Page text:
However, the court also holds that "[t]o the extent the Government seeks to withhold under Exemption 5 materials divulging its qualitative reasoning process but which do not also divulge its model or its fair market value estimates, the Court cannot, at this point, grant summary judgment to either side."
- Exemption 9: The court finds that it "is constrained not to read Exemption 9 so broadly as to encompass the coal drill holes for which the Government has invoked it here." The court explains that "[s]imply put, there is no basis on which to conclude that the word 'wells' can also refer to drilling holes used to extract coal."
Ajamu v. Willis, No. 14-10258, 2014 WL 3703839 (11th Cir. July 28, 2014) (per curiam)
Re: Request for third party's address
Disposition: Affirming district court's grant of defendant's motion to dismiss
- Litigation Considerations, Mootness and Other Grounds for Dismissal: The Court of Appeals for the Eleventh Circuit holds that "[t]he district court correctly dismissed [plaintiff's] amended complaint." "[Plaintiff] alleged that the [United States Postal] Service violated the [Freedom of Information] Act by withholding an individual's address, but [plaintiff] attached to his original complaint a response in which the Service provided the individual's last known address." "[Plaintiff's] claim about a violation of the Act became moot when the Service produced the address."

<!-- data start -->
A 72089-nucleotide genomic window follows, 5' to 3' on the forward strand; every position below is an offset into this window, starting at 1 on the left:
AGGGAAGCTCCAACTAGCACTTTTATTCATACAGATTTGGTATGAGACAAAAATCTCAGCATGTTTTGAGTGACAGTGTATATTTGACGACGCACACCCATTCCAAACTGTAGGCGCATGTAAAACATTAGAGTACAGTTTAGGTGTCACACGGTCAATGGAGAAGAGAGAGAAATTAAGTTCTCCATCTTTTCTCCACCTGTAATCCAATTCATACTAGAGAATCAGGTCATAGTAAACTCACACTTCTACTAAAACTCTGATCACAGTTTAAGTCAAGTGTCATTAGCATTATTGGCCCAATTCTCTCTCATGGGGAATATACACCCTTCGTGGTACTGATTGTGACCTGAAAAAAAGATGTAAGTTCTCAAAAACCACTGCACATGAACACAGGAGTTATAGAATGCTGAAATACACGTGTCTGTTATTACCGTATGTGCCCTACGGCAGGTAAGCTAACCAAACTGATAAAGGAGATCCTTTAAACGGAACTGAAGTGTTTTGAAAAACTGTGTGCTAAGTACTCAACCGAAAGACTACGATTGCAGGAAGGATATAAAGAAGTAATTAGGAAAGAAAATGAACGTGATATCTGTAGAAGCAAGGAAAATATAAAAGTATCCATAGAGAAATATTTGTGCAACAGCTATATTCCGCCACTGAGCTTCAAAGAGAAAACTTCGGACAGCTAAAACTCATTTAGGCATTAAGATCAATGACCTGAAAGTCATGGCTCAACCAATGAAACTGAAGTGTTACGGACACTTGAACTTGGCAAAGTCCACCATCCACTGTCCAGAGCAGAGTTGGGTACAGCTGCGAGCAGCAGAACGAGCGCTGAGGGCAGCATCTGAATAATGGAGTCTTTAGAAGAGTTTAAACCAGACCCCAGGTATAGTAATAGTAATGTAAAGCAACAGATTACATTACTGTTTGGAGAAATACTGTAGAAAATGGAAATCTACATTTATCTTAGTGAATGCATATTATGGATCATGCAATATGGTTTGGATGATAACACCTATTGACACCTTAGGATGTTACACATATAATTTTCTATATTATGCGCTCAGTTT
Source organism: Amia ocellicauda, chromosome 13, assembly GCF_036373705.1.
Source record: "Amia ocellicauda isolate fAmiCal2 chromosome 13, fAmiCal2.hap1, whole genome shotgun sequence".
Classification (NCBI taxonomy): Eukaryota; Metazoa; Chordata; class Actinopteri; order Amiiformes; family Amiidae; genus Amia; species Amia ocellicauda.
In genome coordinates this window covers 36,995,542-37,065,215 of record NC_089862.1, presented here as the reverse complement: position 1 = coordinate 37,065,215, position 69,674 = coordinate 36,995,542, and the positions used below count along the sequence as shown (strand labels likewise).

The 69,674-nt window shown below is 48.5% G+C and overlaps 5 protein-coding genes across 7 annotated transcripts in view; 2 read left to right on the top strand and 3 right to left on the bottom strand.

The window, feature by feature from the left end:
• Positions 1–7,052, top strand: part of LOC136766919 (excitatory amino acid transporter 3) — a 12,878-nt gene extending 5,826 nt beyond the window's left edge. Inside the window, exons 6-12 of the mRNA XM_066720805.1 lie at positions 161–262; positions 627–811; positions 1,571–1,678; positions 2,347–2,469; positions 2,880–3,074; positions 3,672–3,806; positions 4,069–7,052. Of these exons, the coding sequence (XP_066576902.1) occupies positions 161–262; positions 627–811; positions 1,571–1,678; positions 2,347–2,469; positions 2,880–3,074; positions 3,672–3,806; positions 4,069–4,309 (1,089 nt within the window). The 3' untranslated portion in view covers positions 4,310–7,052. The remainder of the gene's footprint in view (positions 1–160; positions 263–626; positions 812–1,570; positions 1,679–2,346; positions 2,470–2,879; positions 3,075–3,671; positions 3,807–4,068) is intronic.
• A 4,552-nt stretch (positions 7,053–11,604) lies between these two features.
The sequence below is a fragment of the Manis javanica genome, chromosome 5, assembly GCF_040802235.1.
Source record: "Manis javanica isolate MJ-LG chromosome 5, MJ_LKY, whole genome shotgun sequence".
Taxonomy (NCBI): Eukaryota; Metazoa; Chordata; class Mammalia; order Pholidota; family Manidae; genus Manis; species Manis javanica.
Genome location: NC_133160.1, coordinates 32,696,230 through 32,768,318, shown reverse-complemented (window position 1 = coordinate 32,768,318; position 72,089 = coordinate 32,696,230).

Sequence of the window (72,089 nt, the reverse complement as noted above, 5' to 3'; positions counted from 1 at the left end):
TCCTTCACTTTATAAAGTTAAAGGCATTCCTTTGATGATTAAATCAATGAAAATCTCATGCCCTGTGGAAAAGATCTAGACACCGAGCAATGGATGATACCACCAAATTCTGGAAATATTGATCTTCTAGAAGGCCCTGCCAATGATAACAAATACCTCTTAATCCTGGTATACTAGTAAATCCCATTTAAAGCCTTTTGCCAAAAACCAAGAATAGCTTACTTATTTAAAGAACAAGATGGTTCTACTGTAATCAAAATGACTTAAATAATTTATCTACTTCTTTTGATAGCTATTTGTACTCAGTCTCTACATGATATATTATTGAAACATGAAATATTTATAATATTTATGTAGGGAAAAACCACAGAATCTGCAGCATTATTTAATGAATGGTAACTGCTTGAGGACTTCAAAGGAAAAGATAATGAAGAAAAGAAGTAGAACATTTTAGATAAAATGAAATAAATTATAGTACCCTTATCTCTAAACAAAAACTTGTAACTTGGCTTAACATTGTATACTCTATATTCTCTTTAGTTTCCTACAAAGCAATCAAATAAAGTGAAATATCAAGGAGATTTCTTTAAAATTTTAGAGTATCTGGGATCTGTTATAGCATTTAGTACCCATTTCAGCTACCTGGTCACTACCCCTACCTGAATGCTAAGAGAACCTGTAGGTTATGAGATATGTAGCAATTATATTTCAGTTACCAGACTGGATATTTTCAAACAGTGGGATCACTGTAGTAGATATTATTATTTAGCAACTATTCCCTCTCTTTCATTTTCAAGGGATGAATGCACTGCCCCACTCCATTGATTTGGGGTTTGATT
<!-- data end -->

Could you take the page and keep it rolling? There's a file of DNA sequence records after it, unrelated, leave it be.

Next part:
Taitz v. Colvin, No. 13-1878, 2014 WL 3739542 (D.Md. July 25, 2014) (Hollander, J.)
Re: Request for Social Security application filed by third party
Disposition: Denying plaintiff's motion to reopen case, and for court to recuse and to transfer case to another judge on ground of actual conflict of interest
- Litigation Considerations: The court holds that "plaintiff has not established grounds to reopen this case under Rule 60 based on 28 U.S.C. § 455(b)(5)(iii)." The court disagrees with "plaintiff['s] assert[ion] that [Judge Hollander] had a duty to disclose that [she] was appointed by President Obama and to recuse [herself] because [her] appointment by President Obama created an actual conflict of interest in regard to the case." Judge Hollander states that "[p]laintiff can rest assured that if any reasonable grounds existed for me to recuse myself from this case, I would have done so, if for no other reason than to avoid spending precious time on such frivolous filings."
Judicial Watch, Inc. v. DHS, No. 12-2014, 2014 WL 3796890 (D.D.C. July, 24, 2014) (Rothstein, J.)
Re: Request for records concerning September 11th hijacker, Mohamed Atta
Disposition: Granting defendant's motion for summary judgment; denying plaintiff's cross-motion for summary judgment
- Litigation Considerations, Adequacy of Search: The court holds that defendant's declaration "is sufficient on its own to establish that the search was adequate, as it is reasonably detailed, states the search terms and type of search performed, and avers that all potentially responsive files were located and searched." The court also rejects plaintiff's argument that "the failure of DHS to identify and produce certain documents pertaining to Atta that had previously been made public by the 9–11 Commission" renders defendant's search inadequate. The court finds that "the record does not demonstrate that the documents were in the custody and control of USCIS at the time of the FOIA request" and "even if USCIS had the documents in its possession, its failure to produce them as part of Judicial Watch's FOIA request does not alone render the search inadequate."